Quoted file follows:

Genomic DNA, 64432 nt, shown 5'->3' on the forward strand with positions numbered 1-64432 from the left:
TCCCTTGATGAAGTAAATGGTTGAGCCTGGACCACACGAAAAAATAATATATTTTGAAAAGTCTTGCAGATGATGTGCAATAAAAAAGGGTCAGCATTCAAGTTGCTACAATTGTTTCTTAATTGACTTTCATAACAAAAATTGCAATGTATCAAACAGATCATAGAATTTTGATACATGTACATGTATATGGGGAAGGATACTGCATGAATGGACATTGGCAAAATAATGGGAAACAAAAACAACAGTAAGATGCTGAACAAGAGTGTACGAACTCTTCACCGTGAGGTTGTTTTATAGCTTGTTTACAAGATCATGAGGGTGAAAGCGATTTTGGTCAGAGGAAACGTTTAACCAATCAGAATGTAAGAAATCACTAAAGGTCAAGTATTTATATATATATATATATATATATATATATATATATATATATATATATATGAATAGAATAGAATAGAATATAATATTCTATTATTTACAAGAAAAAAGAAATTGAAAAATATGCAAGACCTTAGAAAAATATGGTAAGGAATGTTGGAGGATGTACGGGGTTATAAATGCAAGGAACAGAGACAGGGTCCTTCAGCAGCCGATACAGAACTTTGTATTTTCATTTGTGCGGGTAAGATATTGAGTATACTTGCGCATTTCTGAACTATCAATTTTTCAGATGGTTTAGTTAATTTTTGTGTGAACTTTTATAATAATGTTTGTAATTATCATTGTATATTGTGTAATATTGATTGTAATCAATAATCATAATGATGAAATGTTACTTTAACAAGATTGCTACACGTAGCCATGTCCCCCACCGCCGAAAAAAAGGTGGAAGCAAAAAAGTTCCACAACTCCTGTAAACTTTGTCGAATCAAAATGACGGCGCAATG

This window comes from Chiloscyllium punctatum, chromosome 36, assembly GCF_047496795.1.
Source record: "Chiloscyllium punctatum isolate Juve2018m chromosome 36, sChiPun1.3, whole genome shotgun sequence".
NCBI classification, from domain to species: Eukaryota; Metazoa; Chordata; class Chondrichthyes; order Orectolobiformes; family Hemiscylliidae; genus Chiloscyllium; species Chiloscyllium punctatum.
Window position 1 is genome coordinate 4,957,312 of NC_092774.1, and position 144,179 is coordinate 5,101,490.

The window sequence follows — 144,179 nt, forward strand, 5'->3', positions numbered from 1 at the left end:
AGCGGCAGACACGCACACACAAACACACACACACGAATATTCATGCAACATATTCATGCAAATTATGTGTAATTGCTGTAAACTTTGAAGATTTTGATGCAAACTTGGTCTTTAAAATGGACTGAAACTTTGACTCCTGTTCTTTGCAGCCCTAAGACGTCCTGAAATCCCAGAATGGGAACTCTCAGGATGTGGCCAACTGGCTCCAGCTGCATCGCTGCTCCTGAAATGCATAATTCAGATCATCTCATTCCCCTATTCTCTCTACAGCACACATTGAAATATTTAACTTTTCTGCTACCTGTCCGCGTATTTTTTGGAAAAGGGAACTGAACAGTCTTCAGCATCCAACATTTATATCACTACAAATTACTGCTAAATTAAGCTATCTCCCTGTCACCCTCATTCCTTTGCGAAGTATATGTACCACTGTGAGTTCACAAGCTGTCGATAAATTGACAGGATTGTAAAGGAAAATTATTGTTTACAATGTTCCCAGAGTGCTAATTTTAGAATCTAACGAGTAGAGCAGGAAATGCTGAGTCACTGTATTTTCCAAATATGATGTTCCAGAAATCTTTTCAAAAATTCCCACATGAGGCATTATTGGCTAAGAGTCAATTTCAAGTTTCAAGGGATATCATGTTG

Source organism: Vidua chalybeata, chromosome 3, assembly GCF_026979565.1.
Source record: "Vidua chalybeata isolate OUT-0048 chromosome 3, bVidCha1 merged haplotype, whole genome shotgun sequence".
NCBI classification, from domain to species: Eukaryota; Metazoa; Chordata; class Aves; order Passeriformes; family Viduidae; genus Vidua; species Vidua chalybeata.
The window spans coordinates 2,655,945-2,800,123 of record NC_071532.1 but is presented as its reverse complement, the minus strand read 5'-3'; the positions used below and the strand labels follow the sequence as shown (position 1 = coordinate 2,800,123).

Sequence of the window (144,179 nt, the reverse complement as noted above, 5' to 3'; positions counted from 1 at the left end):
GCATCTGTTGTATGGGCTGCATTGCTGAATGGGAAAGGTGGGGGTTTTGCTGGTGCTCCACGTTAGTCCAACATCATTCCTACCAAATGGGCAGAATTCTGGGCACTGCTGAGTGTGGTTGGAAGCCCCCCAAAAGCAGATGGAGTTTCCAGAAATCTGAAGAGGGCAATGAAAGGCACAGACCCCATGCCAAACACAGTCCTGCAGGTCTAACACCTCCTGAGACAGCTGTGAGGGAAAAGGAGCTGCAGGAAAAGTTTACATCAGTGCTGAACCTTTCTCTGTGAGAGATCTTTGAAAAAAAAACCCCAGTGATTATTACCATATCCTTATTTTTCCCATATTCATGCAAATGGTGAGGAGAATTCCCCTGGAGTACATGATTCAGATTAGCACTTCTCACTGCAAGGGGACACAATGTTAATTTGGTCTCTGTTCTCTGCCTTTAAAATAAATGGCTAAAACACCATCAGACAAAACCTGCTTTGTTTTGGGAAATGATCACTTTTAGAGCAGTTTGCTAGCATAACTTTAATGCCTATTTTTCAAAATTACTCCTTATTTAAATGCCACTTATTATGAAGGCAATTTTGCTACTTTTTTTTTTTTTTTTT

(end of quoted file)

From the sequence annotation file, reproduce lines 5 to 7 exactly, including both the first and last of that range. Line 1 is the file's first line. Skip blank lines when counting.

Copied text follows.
NCBI classification, from domain to species: Eukaryota; Metazoa; Chordata; class Chondrichthyes; order Orectolobiformes; family Hemiscylliidae; genus Chiloscyllium; species Chiloscyllium punctatum.
Window position 1 is genome coordinate 4,957,312 of NC_092774.1, and position 144,179 is coordinate 5,101,490.

The window sequence follows — 144,179 nt, forward strand, 5'->3', positions numbered from 1 at the left end: